3 factors commercial kitchen should consider for food waste management

As restaurants and commercial kitchens slowly ease back into a business-as-usual mode post the COVID-19 pandemic lockdown, essential questions about waste management and cost efficiency naturally arise yet again.

Implementing smart ways to keep food waste low is one of the easiest ways to reduce costs, and several practices can help commercial kitchens do this. Here are three key factors to consider:

Finding compelling reasons to invest in waste management systems

Any commercial kitchen will naturally want to maximise its returns on investment while also practising sustainable ways of doing business. This is precisely why investing in a high-quality food waste system makes sense.

Apart from disposing of waste in an eco-friendly fashion, a disposal unit is labour-saving as the staff members no longer need to lug around volumes of waste.

It also makes maintaining kitchen hygiene much easier, as there is no longer any need to keep multiple waste bins and black bin bags and constantly sanitise bins.

Food waste systems are designed to process most types of food waste, from fats and oils to paper plates, making it an all-in-one solution that does the job faster and more hygienically.

In addition, most modern systems are designed to be energy-efficient, easy to run and easy to store, making them a cost-efficient investment. But, of course, volume remains a crucial factor when picking a unit — too large or too small a purchase will be cost-inefficient.

It is essential to consider if the system will handle tough waste materials like meat or fish bones, which could potentially damage the internal workings of the machine.

Choosing the right equipment to process food waste

No matter how carefully a restaurant portions its servings and plans its supplies for the week, there will inevitably be some food waste to get rid of. It is essential to choose equipment based on what the kitchen needs.

One should first consider the technology behind the equipment.  From food waste dewatering to aerobic or anaerobic digestion, each has processes which should be considered against your requirements.

An underpowered unit will make things more tedious by taking more time to dispose of the waste, and too cheap a model may be unable to process certain types of food and could lead to breakdowns and increased maintenance costs.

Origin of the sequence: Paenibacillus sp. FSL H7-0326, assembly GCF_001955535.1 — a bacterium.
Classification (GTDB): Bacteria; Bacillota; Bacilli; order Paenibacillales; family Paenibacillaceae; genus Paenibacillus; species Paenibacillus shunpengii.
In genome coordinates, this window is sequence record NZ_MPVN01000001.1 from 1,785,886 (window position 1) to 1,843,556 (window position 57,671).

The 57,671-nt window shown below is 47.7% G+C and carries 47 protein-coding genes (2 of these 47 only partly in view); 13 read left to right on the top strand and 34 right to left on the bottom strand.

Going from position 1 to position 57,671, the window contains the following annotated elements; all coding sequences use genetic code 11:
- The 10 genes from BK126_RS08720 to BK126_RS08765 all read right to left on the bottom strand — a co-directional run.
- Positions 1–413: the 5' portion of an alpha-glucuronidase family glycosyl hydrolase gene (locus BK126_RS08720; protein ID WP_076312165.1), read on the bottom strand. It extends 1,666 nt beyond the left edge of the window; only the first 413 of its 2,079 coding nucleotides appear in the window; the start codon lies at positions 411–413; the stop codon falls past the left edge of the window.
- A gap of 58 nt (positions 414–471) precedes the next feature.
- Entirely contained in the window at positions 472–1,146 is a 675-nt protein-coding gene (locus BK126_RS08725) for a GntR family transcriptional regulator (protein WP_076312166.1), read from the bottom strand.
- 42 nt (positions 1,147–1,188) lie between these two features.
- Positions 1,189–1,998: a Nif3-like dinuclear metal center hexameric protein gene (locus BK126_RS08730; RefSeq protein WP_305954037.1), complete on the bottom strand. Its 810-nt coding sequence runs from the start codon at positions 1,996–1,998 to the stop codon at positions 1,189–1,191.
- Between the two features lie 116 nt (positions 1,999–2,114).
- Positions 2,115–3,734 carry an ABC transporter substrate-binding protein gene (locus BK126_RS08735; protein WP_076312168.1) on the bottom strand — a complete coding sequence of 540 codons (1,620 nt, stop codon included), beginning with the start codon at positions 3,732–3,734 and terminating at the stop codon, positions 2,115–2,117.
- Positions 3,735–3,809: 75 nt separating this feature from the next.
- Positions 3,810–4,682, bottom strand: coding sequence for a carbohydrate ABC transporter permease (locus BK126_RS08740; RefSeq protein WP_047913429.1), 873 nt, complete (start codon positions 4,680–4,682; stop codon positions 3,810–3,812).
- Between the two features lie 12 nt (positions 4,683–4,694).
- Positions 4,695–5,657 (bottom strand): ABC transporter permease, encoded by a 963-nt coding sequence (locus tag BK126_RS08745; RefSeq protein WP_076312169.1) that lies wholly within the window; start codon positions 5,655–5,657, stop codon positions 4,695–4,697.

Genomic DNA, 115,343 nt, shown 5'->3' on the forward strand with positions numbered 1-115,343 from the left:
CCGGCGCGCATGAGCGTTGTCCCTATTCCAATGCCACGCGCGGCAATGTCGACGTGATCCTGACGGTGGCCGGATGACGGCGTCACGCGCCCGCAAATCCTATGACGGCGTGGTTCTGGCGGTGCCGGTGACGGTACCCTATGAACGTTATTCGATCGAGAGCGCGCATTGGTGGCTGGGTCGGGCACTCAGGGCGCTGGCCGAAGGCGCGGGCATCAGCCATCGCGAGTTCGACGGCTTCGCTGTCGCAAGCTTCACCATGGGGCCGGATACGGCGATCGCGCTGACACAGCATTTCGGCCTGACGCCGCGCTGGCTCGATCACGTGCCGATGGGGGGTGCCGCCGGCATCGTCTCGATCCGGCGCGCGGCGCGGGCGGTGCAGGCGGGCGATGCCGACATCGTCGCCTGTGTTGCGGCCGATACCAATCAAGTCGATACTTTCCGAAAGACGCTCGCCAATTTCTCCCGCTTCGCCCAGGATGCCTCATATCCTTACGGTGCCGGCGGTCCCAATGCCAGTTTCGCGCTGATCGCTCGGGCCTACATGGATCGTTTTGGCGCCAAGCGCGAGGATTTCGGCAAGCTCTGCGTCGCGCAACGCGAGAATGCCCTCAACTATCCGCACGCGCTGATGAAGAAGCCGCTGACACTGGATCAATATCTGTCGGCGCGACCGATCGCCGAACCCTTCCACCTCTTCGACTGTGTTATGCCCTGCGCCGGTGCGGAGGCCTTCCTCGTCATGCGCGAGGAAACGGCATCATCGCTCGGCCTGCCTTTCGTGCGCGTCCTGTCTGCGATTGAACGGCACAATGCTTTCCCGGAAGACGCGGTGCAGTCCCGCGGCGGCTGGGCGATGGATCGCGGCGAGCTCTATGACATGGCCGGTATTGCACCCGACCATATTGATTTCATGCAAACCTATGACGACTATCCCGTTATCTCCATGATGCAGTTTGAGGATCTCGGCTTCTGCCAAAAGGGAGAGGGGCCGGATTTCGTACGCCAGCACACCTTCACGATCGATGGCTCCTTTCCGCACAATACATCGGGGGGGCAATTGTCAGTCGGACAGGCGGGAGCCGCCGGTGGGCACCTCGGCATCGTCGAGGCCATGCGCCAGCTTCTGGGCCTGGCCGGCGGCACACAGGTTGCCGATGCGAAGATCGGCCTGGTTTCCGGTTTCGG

For this reason, it is best to invest in a machine that can process most types of waste efficiently. How about a piece of machinery that deploys modern technology like Anaerobic Digestion? Check out our anaerobic digesters for food waste.

Several new food waste solutions also come with operator screens that display the status of the machine, indicate if there is anything wrong and guide the operator through how to fix it, thus reducing the time and money spent on maintenance visits.

Many models have self-cleaning systems, which further reduce the cost and time of maintenance. At the same time, it is essential to remember that too large or advanced a disposal system could make it hard for a small kitchen to see returns on its investment. 

Before buying, therefore, a commercial kitchen should weigh the pros and cons of multiple categories of food waste solutions. In fact, they must ask these seven questions to potential vendors before making a decision.

Measuring ROI on a waste management system

The first step that commercial kitchens can take to lower the costs of food waste management is to evaluate how much of their waste is preventable.

This calls for conducting a thorough food review that can give the kitchen valuable insights into exactly what types of waste are accumulating the most and how much each is being handled each month or year.

With these insights in place, the kitchen can chalk out a plan to reduce the waste, with a fixed cost reduction goal in mind and the objective of using as little labour as possible.

In general, biomass systems are the most sustainable and cost-efficient options to handle food waste. Kitchens should thus factor in the cost of a biomass system as they would an HVAC system—as an investment for the premises to run smoothly.

In particular, kitchens should have a plan to separate the fats, oils and greases that come from washing utensils, all of which can potentially clog sewers and be considerably expensive to get rid of. Planning can save the kitchen massive amounts of money and time in the long run.

In conclusion

It has been a tough year for the hospitality industry. While one has no control over the labour costs or revenue generation, preventing food waste and re-using it sensibly is undoubtedly in the hands of commercial kitchens.

Investing in an optimal food waste management solution can curb the problem to a great extent. If your food business is looking to minimise food waste, please contact us to find out how our systems can help you.

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